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Hobknob

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Posts posted by Hobknob


  1. You can tell that the processor has been watchdog reset by checking bit 4 (TO bit) in the STATUS register. If the processor has been watchdog reset this bit is 0.

     

    I guess you are talking about using timer TMR0, for you interrupt driven serial comms. One bit being transmitted every interrupt.

     

    The limitation with TMR0 and watchdog, is that they have only one prescaler between them. It can be switched to be used either by TMR0 or watchdog, but not both at the same time.

    The watchdog will still work if TMR0 is using the prescaler, but has a much shorter timeout period.

     

    Hope this helps

     

    Regards

    Dave


  2. The problem is you have a delay after switching on your LED's, but not after you switch them off.

    This means that are off for such a short time you won't see it.

     

    I've added an additional delay in the code below to make it work.

     

    //Timing settings

    #pragma CLOCK_FREQ 4000000

     

    void main(void)

    {

      //Hardware Initialization

      disable_interrupt( GIE );

      set_bit( STATUS, RP0 );

      set_tris_a( 2 );

      set_tris_b( 0 );

      clear_bit( STATUS, RP0 );

      output_port_a( 0 );

      output_port_b( 0 );

     

      while(1)

      {

          output_port_b(0xff);

          delay_s(1); // delay to keep leds on for one second

          output_port_b(0x00);

          delay_s(1); // delay to keeps led off for one second

      }

    }

     

    Regards

    Dave


  3. I have seen a circuit that connects the PC serial port to PIC with a 22K ohms direct connect, and the author claims that it works. I am going to try that. ()

    Becareful. The circuit you are talking about will almost certaininly not being meeting the RS232 specification, although it may work on one PC.

     

    The RS232 spec requires a minimum of +/-3V at the receiver, so if you want your PC to receive data from you PIC you need to provide voltages at least around these levels.

     

    If you just want your pic to recieve data from you PC, then a couple of resistors and clamping diodes should work pretty well, but the interace does not meet the RS232 spec.

     

    Something like a max232 does a nice solution to providing at interface that meets the RS232 spec.

     

    Another thing to bear in mind is that different PC manufactures RS232 ports vary. So an out of specification designed that works with one PC may not work with another.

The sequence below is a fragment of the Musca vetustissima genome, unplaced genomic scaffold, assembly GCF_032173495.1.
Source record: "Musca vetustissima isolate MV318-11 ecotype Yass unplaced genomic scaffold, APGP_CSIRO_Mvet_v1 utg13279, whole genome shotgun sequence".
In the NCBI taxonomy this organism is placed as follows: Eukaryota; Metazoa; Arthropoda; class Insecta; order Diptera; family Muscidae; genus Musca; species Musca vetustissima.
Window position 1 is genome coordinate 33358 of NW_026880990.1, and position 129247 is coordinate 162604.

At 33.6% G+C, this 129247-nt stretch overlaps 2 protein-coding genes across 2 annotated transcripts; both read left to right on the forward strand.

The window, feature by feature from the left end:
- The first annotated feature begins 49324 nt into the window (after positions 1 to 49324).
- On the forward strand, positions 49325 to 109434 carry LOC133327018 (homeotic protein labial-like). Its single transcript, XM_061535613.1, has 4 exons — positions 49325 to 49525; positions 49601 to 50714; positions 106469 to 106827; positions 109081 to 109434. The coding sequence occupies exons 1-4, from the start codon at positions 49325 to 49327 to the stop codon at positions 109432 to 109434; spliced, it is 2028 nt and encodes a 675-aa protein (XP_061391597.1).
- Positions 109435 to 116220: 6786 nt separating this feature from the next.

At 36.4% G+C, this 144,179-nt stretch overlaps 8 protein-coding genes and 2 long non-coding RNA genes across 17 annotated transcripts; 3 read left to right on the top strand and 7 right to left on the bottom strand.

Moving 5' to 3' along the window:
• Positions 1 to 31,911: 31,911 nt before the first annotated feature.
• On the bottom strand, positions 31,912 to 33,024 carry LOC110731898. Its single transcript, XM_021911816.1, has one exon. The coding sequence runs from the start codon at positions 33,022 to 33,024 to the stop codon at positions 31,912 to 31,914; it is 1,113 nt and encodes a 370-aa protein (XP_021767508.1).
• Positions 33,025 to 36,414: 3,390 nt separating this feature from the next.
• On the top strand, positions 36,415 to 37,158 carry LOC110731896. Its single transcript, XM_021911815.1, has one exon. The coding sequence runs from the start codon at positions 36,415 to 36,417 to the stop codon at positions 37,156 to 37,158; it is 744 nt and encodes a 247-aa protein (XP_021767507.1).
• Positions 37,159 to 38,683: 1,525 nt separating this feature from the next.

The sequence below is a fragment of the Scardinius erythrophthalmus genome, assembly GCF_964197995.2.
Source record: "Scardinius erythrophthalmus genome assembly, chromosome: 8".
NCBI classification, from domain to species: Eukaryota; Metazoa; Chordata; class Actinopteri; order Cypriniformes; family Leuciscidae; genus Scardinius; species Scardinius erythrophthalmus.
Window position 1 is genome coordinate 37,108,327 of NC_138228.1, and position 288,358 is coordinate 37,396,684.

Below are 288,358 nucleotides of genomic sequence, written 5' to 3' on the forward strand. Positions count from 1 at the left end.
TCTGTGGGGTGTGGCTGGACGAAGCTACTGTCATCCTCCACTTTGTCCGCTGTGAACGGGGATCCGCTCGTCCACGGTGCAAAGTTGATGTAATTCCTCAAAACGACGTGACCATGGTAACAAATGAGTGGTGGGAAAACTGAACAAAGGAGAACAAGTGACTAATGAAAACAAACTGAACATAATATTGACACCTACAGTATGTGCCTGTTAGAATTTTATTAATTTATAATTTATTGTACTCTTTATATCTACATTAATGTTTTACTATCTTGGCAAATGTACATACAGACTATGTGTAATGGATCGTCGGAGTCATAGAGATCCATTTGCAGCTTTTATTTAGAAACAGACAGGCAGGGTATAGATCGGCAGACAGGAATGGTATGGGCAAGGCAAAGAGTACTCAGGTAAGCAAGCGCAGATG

If you are really interested there are pages on the web (sorry cant remember where) about designing micro-power circuits that interface to the RS232 port and get all their power from there two (a normal mouse does this), but these designs have to be very clever to work with all PC's.

     

    Have Fun

    :)

     

    Regards

    Dave


  4. Francesco: Thank you for the answare but my question was: how can I put some bytes in .hex file, that during programming (by MPLAB), are written in the PIC16F877 EEPROM area?

     

    This data can be added to the .hex file.

    It needs to be programmed to PIC address 0x2100h and onwards.

     

    Here an extract that does that. Note that the address 2100h is multiplied by 2 ie  4200h is used because each location consists of two bytes.

     

    :104200001200340056007800FF00FF00FF00FF009E

    :10421000FF00FF00FF00FF00FF00FF00FF00FF00A6

    :10422000FF00FF00FF00FF00FF00FF00FF00FF0096

    :10423000FF00FF00FF00FF00FF00FF00FF00FF0086

    :10424000FF00FF00FF00FF00FF00FF00FF00FF0076

    :10425000FF00FF00FF00FF00FF00FF00FF00FF0066

    :10426000FF00FF00FF00FF00FF00FF00FF00FF0056

    :10427000FF00FF00FF00FF00FF00FF00FF00FF0046

    :00000001FF

     

    so to add data to eprom from a .asm file you just add

    org 0x2100

    dw 12,34,56,78

    to set data in EEPROM at program time.

     

     

    ****This is what you really want!******

    :) :) :)

    To add eprom data in your C code add the following, do NOT do this inside a function body - otherwise it can get optimised away!

     

    asm last_addr equ $ ; save current address for assembly

     

    asm org 0x2100 ; Eprom address when programming PIC

    asm dw 12,34,56,78 ; set our bytes in eprom - only when programmed!

     

    asm org last_addr ; restore current address for assembly to contniue as normal

     

    void main()

    {

          my code.....

    }

     

    This generates the correct stuff in the .hex - I have not tried programming a device, so please let me know if this works.

     

    The only other thing is that your programmer software correctly handles EEPROM programming.

     

    Regards

    Hobknob


  5. I would recommend not setting the INTCON register.

    Leave it to its power on reset value.

     

    You haven't defined an interrupt handler, you don't need one for what you are doing, but you are enabling some interrupts.

     

    Not sure what device your using, and hence what sources of interrupts are available.

     

    If an interrupt is generated, it jumps the control to address 0004, if this doesn't jump to an interrupt handler it may be restarting you program continously. So if the code enters the delay loop it doesn't stay there for long !

     

    Hope this work for ya.

     

     

    ;)


  6. You haven't explained what is happening, other than it doesn't work so this makes it real hard to help.

     

    Also you have only supplied a tiny fragment of code, break you code down to just a simple main routine and supply the complete code explaining what is happening.

     

    A classic fault here is leaving the watchdog timer enabled, so the processor keeps getting reset so the results are what are expected

     

    Hope this helps.

     

    ;)

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